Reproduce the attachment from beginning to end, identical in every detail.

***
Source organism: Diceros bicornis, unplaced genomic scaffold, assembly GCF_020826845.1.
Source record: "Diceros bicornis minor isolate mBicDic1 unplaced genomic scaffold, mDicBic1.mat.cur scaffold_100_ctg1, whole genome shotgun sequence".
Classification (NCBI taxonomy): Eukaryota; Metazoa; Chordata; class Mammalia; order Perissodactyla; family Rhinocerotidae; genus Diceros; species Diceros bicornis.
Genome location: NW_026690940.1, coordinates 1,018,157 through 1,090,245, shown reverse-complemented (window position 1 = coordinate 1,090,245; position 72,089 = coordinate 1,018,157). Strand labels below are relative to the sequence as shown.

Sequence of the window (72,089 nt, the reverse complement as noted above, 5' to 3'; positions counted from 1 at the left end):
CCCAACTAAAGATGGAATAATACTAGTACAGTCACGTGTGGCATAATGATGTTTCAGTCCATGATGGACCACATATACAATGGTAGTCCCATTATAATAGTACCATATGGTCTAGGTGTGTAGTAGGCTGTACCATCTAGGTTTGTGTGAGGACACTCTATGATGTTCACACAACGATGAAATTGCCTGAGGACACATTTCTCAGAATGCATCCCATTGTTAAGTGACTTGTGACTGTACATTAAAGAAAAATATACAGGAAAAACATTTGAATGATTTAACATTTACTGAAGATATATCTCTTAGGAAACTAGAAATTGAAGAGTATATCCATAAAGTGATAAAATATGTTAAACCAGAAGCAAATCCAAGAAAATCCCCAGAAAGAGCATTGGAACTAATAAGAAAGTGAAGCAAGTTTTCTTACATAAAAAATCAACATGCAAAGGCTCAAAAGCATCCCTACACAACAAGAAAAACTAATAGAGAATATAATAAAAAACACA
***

Source organism: Diceros bicornis, unplaced genomic scaffold, assembly GCF_020826845.1.
Source record: "Diceros bicornis minor isolate mBicDic1 unplaced genomic scaffold, mDicBic1.mat.cur scaffold_100_ctg1, whole genome shotgun sequence".
Classification (NCBI taxonomy): Eukaryota; Metazoa; Chordata; class Mammalia; order Perissodactyla; family Rhinocerotidae; genus Diceros; species Diceros bicornis.
Genome location: NW_026690940.1, coordinates 1,018,157 through 1,090,245, shown reverse-complemented (window position 1 = coordinate 1,090,245; position 72,089 = coordinate 1,018,157). Strand labels below are relative to the sequence as shown.

Sequence of the window (72,089 nt, the reverse complement as noted above, 5' to 3'; positions counted from 1 at the left end):
CCCAACTAAAGATGGAATAATACTAGTACAGTCACGTGTGGCATAATGATGTTTCAGTCCATGATGGACCACATATACAATGGTAGTCCCATTATAATAGTACCATATGGTCTAGGTGTGTAGTAGGCTGTACCATCTAGGTTTGTGTGAGGACACTCTATGATGTTCACACAACGATGAAATTGCCTGAGGACACATTTCTCAGAATGCATCCCATTGTTAAGTGACTTGTGACTGTACATTAAAGAAAAATATACAGGAAAAACATTTGAATGATTTAACATTTACTGAAGATATATCTCTTAGGAAACTAGAAATTGAAGAGTATATCCATAAAGTGATAAAATATGTTAAACCAGAAGCAAATCCAAGAAAATCCCCAGAAAGAGCATTGGAACTAATAAGAAAGTGAAGCAAGTTTTCTTACATAAAAAATCAACATGCAAAGGCTCAAAAGCATCCCTACACAACAAGAAAAACTAATAGAGAATATAATAAAAAACACA